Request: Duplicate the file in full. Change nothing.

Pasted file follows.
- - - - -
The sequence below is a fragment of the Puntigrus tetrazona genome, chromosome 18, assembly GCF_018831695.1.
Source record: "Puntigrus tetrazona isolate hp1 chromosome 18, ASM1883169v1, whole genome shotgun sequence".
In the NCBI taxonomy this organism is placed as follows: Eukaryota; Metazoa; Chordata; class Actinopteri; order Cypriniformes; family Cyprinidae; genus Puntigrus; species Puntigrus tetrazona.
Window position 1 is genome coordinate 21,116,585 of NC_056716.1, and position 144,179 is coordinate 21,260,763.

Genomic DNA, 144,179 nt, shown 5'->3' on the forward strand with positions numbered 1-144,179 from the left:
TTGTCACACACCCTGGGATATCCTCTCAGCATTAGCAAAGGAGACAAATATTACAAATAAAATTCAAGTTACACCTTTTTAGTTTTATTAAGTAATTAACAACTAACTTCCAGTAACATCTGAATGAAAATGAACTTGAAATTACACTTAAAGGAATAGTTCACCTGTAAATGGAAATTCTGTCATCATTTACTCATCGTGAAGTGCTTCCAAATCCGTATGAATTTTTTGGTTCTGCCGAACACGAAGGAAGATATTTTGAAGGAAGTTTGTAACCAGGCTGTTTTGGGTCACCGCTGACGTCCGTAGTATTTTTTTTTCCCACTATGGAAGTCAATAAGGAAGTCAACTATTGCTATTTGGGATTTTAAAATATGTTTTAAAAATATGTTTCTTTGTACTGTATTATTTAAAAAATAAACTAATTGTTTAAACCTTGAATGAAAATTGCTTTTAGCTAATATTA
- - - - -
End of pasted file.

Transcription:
The sequence below is a fragment of the Puntigrus tetrazona genome, chromosome 18, assembly GCF_018831695.1.
Source record: "Puntigrus tetrazona isolate hp1 chromosome 18, ASM1883169v1, whole genome shotgun sequence".
In the NCBI taxonomy this organism is placed as follows: Eukaryota; Metazoa; Chordata; class Actinopteri; order Cypriniformes; family Cyprinidae; genus Puntigrus; species Puntigrus tetrazona.
Window position 1 is genome coordinate 21,116,585 of NC_056716.1, and position 144,179 is coordinate 21,260,763.

Genomic DNA, 144,179 nt, shown 5'->3' on the forward strand with positions numbered 1-144,179 from the left:
TTGTCACACACCCTGGGATATCCTCTCAGCATTAGCAAAGGAGACAAATATTACAAATAAAATTCAAGTTACACCTTTTTAGTTTTATTAAGTAATTAACAACTAACTTCCAGTAACATCTGAATGAAAATGAACTTGAAATTACACTTAAAGGAATAGTTCACCTGTAAATGGAAATTCTGTCATCATTTACTCATCGTGAAGTGCTTCCAAATCCGTATGAATTTTTTGGTTCTGCCGAACACGAAGGAAGATATTTTGAAGGAAGTTTGTAACCAGGCTGTTTTGGGTCACCGCTGACGTCCGTAGTATTTTTTTTTCCCACTATGGAAGTCAATAAGGAAGTCAACTATTGCTATTTGGGATTTTAAAATATGTTTTAAAAATATGTTTCTTTGTACTGTATTATTTAAAAAATAAACTAATTGTTTAAACCTTGAATGAAAATTGCTTTTAGCTAATATTA